Back in the saddle again

I thought I’d kick the week off with a short, and maybe uncharacteristically personal post. As you’ve noticed, I haven’t posted much (umm… at all) over the past few weeks. I was on a little “vacation” eating my way through part of France (and, oh, what food there was, from the grand Volaille de Bresse trufflée en vessie, chez Bocus (a classical dish of chicken cooked in a pig’s bladder) to probably the best thing I put in my mouth the whole trip–a little dish of tiny provençal cuttlefish in tomato sauce we ate in a tiny village on the side of a mountain.) The trip was fantastic, and I got to exercise my amateur photographer muscles a bit, too. (I’ll share some photos at some point in the future.)

I did a lot of thinking on the trip. For one, about how we never really can get away from the rhythm of the markets. Even though I was on semi-vacation, I still found myself checking markets and news hourly. I don’t think there’s been a day in the past 20 years when I’ve not been in touch with the markets, and, frankly, I wouldn’t have it any other way. Doing what we do, and doing it well, requires a certain degree of obsession, and I think the only way you’ll be successful doing it is if you love it. So, I found myself studying the markets, writing my daily research reports, sketching some notes for a new book and a couple new courses, and doing a little programming on the side–all in all, a very productive trip with some time to recharge.

I’m sharing this with you so you know I haven’t been hiding under a rock for the past few weeks, but also to give you a little preview of some of the good things to come here and in my podcast. Before the trip, I spent about two and a half months really focusing on learning the French language. Of course, two and a half months is not a lot of time and I won’t pretend eloquence, but I do have a vocabulary of several thousand words, a good command of the grammatical structures I studied, and (more or less) acceptable pronunciation. (I was able to navigate quite a few complex interactions with people who spoke no English at all.) During this period of focused learning, I took a lot of notes and did a ton of research into how we best learn and retain material. I have a new tool kit with some shiny new tools for developing new skills, and… here’s why you care: I’m going to share a lot of these things with you.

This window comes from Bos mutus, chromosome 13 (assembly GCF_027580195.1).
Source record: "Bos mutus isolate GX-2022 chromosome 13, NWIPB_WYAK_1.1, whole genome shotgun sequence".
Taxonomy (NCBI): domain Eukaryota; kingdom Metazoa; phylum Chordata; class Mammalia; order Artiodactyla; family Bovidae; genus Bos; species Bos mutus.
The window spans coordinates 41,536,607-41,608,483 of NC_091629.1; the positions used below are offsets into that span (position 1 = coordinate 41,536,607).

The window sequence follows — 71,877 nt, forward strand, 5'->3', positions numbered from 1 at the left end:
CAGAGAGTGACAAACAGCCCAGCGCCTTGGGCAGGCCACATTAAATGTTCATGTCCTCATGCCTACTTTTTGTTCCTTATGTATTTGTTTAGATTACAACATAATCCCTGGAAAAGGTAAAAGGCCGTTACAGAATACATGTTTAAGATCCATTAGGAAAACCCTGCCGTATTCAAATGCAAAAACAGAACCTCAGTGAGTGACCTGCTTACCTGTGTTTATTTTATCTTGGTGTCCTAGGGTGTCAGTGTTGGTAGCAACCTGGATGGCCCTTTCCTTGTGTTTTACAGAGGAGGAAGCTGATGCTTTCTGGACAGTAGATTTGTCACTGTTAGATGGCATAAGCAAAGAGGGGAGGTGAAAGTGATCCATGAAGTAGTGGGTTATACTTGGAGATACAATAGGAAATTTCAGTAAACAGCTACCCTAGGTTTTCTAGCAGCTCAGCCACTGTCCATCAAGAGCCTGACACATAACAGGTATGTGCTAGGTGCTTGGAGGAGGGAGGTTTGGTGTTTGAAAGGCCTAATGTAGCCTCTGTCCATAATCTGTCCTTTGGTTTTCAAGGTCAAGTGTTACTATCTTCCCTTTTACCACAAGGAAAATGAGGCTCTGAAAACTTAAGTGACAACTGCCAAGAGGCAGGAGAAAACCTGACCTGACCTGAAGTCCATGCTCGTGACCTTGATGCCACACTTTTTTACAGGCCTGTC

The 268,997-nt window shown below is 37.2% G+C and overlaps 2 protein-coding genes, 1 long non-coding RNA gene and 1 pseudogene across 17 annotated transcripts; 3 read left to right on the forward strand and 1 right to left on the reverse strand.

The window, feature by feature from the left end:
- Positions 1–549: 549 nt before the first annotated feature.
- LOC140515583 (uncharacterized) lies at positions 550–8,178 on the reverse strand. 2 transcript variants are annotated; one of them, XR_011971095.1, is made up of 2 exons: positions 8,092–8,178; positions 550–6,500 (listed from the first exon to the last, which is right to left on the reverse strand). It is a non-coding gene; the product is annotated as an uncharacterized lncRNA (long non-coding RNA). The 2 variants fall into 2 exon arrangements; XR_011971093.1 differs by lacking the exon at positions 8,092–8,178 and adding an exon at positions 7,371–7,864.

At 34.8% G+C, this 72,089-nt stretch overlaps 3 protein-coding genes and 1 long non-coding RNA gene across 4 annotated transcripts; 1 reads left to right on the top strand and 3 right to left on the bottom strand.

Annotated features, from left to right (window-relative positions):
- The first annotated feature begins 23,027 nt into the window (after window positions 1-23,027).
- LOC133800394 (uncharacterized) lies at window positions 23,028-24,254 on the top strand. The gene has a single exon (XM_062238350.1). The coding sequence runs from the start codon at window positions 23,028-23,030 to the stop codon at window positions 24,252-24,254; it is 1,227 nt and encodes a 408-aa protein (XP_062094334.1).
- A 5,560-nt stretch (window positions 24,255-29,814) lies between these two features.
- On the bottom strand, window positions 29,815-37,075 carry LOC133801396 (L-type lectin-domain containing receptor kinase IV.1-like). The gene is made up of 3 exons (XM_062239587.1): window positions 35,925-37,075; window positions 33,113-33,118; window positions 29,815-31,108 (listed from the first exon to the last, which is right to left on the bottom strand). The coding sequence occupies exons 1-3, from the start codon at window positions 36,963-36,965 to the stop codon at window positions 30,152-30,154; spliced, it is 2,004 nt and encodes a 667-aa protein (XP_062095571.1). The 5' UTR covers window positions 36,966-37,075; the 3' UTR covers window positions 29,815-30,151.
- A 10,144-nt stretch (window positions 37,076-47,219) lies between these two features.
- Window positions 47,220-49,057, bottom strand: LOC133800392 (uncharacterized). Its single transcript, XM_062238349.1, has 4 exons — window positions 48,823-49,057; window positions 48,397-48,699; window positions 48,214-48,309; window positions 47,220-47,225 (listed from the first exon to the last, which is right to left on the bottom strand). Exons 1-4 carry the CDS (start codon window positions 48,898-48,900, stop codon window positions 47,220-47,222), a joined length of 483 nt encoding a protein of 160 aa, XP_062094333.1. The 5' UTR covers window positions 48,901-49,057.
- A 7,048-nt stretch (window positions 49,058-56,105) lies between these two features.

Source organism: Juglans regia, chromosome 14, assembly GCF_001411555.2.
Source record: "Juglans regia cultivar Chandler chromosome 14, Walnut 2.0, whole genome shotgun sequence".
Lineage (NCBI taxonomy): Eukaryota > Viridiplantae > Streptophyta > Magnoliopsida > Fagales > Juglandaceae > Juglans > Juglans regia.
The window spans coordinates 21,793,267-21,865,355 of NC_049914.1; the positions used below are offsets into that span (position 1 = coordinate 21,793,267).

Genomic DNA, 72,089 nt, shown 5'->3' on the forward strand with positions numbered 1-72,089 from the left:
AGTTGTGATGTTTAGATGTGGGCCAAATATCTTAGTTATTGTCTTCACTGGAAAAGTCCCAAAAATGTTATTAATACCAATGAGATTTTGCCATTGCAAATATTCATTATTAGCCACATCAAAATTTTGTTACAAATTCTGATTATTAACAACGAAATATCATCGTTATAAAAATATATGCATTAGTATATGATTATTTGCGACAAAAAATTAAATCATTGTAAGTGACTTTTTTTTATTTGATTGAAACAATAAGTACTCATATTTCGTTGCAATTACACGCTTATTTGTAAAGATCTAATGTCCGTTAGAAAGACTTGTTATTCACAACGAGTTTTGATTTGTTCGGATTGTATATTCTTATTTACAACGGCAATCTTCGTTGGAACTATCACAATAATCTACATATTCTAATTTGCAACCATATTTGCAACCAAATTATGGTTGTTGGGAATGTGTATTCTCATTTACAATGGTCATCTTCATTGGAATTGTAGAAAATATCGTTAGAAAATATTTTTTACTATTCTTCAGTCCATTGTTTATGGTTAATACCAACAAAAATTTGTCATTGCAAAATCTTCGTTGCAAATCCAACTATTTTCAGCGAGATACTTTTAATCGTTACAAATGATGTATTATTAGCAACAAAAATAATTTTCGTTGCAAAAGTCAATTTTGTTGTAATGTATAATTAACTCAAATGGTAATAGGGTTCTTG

Here are some topics and projects I have planned for the next few months:

  • I’ll likely be resuming the trading course, most likely with some material that focuses on options trading. I also have some good perspective on the course and how people are using it (and what can be done better) after this has been up and running for a few years. Just in case you didn’t know, the course is absolutely free and is available here.
  • Blog posts on the process of learning to trade and how to avoid some of the pitfalls at different stages in the process. I’ll be leading off this week with a look at some multiple timeframe influences and conflicts, using recent action in oil as a teaching tool.
  • Podcasts about learning, what I think is wrong with the “Tim Ferriss” approach to mastering skills, and how to boost your own learning ability to, literally, super human levels. We’ll cover specific tools and mental skills, and I’m working on getting some guests to share some perspectives and challenges on the topic. None of this is easy, but nothing worth doing ever really is easy.
  • I will finally be getting around to creating the Python course. This has been delayed for several reasons, but the biggest reason is that I realized I could incorporate some of the tools I was using to learn a spoken language into a course for teaching a programming language. I don’t think this has really been done effectively before, and I’m even more confident that I can produce a revolutionary course with solid value. Look for more on this in coming months.

As always, I’m actively looking for reader questions and comments. If you sent me an email over the past weeks, know that I’m a little behind in answering those emails, but I’ll work to dig out this week. If you have ideas or comments, or questions about financial markets and the process of learning to trade, drop me an email at adamhgrimes at Your ideas and feedback help shape this blog and podcast. Thank you for your support and time reading my work–I’m excited about the topics we will cover in the next few months!


Adam Grimes has over two decades of experience in the industry as a trader, analyst and system developer. The author of a best-selling trading book, he has traded for his own account, for a top prop firm, and spent several years at the New York Mercantile Exchange. He focuses on the intersection of quantitative analysis and discretionary trading, and has a talent for teaching and helping traders find their own way in the market.